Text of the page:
Independence brought few institutional changes to Peru aside from the transfer of power. Whereas before independence peninsulares held the important government posts, after independence Creoles monopolized power. The economic and social life of the country continued as before, with two groups–Europeans and indigenous people–living side by side but strongly divided. In 1822 leaders of the colony’s independence movement created a centralized government consisting of a president and a single-chambered legislature. However, Spain’s refusal to allow Peruvian-born citizens a voice in the colonial administration had done little to prepare Peru for democracy.
The years following independence were extremely chaotic. Bolívar left Peru in 1826, and a series of military commanders who had served under him ruled over the nation. Andrés Santa Cruz served until 1827, when he was replaced by José de La Mar, who was in turn supplanted by Agustín Gamarra in 1829. Gamarra ruled until 1833. In the meantime Santa Cruz had become president of Bolivia, and in 1836 he invaded Peru, establishing a confederation of the two countries that lasted three years. After that, Gamarra took power again.
The country, however, enjoyed no peace until 1845, when Ramón Castilla seized the presidency. Fortunately, he proved to be an able ruler, who during his two terms in office (1845 to 1851 and 1855 to 1862) initiated many important reforms, including the abolition of slavery, the construction of railroads and telegraph facilities, and the adoption in 1860 of a liberal constitution. Castilla also began exploitation of the country’s rich guano and nitrate deposits, which were highly valued as an ingredient in fertilizer. In 1864 these deposits involved Peru in a war with Spain, which had seized the guano-rich Chincha Islands.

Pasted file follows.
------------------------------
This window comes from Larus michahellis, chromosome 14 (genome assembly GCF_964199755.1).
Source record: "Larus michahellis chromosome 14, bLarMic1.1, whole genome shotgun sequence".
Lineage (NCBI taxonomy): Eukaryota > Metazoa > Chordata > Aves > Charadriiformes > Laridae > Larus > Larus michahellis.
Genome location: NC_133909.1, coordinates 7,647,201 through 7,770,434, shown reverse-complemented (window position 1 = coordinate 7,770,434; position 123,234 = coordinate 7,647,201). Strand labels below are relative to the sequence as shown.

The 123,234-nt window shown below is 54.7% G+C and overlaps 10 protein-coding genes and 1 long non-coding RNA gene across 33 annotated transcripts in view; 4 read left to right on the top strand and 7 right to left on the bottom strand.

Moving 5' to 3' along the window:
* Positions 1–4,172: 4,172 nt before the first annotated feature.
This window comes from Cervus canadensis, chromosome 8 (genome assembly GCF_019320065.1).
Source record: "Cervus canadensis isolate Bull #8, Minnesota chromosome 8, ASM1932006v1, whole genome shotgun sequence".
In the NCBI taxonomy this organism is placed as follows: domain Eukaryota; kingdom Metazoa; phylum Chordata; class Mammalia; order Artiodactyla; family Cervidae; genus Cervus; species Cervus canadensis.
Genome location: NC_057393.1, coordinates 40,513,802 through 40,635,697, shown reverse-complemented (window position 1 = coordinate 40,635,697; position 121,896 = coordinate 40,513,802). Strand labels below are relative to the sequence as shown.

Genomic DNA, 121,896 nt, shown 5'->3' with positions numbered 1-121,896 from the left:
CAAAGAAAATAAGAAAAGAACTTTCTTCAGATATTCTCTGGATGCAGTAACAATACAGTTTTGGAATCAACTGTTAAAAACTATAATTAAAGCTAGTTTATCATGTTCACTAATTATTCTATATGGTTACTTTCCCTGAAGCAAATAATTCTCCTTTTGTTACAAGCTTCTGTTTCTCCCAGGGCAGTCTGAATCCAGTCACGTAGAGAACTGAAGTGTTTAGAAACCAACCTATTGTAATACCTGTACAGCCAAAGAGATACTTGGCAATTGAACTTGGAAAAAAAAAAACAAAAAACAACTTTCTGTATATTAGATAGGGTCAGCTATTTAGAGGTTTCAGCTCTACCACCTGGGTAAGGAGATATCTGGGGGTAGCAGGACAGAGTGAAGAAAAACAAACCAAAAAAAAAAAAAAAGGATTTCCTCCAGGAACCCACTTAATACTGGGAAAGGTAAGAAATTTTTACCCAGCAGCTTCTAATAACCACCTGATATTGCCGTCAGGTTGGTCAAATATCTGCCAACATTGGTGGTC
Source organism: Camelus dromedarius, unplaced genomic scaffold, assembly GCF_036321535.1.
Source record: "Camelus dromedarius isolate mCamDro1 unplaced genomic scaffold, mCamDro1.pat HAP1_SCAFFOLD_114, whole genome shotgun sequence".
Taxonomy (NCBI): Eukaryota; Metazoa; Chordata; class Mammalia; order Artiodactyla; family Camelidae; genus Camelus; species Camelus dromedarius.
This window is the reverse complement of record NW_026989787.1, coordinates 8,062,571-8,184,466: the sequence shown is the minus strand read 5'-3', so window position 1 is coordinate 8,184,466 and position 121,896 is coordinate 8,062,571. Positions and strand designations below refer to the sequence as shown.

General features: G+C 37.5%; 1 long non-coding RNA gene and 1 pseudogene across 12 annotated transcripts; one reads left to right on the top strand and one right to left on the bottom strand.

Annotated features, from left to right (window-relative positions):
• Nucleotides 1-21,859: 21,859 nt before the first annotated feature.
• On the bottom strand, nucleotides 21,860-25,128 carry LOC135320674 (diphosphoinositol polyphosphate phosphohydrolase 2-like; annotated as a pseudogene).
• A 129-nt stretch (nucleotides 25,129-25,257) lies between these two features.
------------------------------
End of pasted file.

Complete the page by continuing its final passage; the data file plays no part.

Ecuador, Bolivia, and Chile aided Peru, defeating the Spanish forces in 1866. The resulting treaty of 1879 constituted the first formal Spanish recognition of Peruvian sovereignty. In 1873 Peru signed a secret defensive alliance with Bolivia, the purpose of which was to defend Bolivia’s nitrate interests against Chile. When a quarrel arose between Chile and Bolivia over the Atacama nitrate fields along the disputed border of the two nations, Peru was drawn into the War of the Pacific, fighting against Chile on the side of its ally, Bolivia. Chile defeated its opponents, occupied Lima, and, under the Treaty of Ancón (1884), was awarded Peru’s nitrate province of Tarapacá.
Chile also occupied the provinces of Tacna and Arica. A plebiscite was supposed to decide ten years later which country would get these provinces, but the Tacna-Arica Dispute did not end until 1929, with Chile keeping Arica and Peru regaining Tacna. The war severely depleted Peruvian financial reserves and placed continuing strain on subsequent relations between the two countries. For the next 25 years Peru was ruled by a succession of dictators. "Peru" © Emmanuel BUCHOT, Encarta, Wikipedia
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